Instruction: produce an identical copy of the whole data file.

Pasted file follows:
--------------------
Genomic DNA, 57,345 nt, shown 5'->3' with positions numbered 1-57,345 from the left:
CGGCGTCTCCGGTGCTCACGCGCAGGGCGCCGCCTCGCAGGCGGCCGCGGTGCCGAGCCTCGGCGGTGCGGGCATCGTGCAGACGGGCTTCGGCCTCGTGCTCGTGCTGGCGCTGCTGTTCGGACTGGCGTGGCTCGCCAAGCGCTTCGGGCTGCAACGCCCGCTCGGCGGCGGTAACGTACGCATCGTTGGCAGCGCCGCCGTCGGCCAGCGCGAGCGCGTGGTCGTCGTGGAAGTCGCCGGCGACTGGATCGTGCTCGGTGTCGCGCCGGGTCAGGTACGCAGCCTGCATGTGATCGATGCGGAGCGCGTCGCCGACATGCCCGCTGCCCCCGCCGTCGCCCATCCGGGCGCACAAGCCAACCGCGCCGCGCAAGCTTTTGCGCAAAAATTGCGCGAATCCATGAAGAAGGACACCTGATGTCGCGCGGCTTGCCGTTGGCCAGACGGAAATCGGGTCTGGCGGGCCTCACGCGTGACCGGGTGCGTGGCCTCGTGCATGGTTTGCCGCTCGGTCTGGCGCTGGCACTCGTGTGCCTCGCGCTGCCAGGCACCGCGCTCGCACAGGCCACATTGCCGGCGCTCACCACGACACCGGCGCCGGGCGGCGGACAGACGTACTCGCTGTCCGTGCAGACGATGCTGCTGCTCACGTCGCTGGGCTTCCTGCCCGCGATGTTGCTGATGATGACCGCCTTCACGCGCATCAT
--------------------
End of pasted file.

Genomic DNA, 57,345 nt, shown 5'->3' with positions numbered 1-57,345 from the left:
CGGCGTCTCCGGTGCTCACGCGCAGGGCGCCGCCTCGCAGGCGGCCGCGGTGCCGAGCCTCGGCGGTGCGGGCATCGTGCAGACGGGCTTCGGCCTCGTGCTCGTGCTGGCGCTGCTGTTCGGACTGGCGTGGCTCGCCAAGCGCTTCGGGCTGCAACGCCCGCTCGGCGGCGGTAACGTACGCATCGTTGGCAGCGCCGCCGTCGGCCAGCGCGAGCGCGTGGTCGTCGTGGAAGTCGCCGGCGACTGGATCGTGCTCGGTGTCGCGCCGGGTCAGGTACGCAGCCTGCATGTGATCGATGCGGAGCGCGTCGCCGACATGCCCGCTGCCCCCGCCGTCGCCCATCCGGGCGCACAAGCCAACCGCGCCGCGCAAGCTTTTGCGCAAAAATTGCGCGAATCCATGAAGAAGGACACCTGATGTCGCGCGGCTTGCCGTTGGCCAGACGGAAATCGGGTCTGGCGGGCCTCACGCGTGACCGGGTGCGTGGCCTCGTGCATGGTTTGCCGCTCGGTCTGGCGCTGGCACTCGTGTGCCTCGCGCTGCCAGGCACCGCGCTCGCACAGGCCACATTGCCGGCGCTCACCACGACACCGGCGCCGGGCGGCGGACAGACGTACTCGCTGTCCGTGCAGACGATGCTGCTGCTCACGTCGCTGGGCTTCCTGCCCGCGATGTTGCTGATGATGACCGCCTTCACGCGCATCAT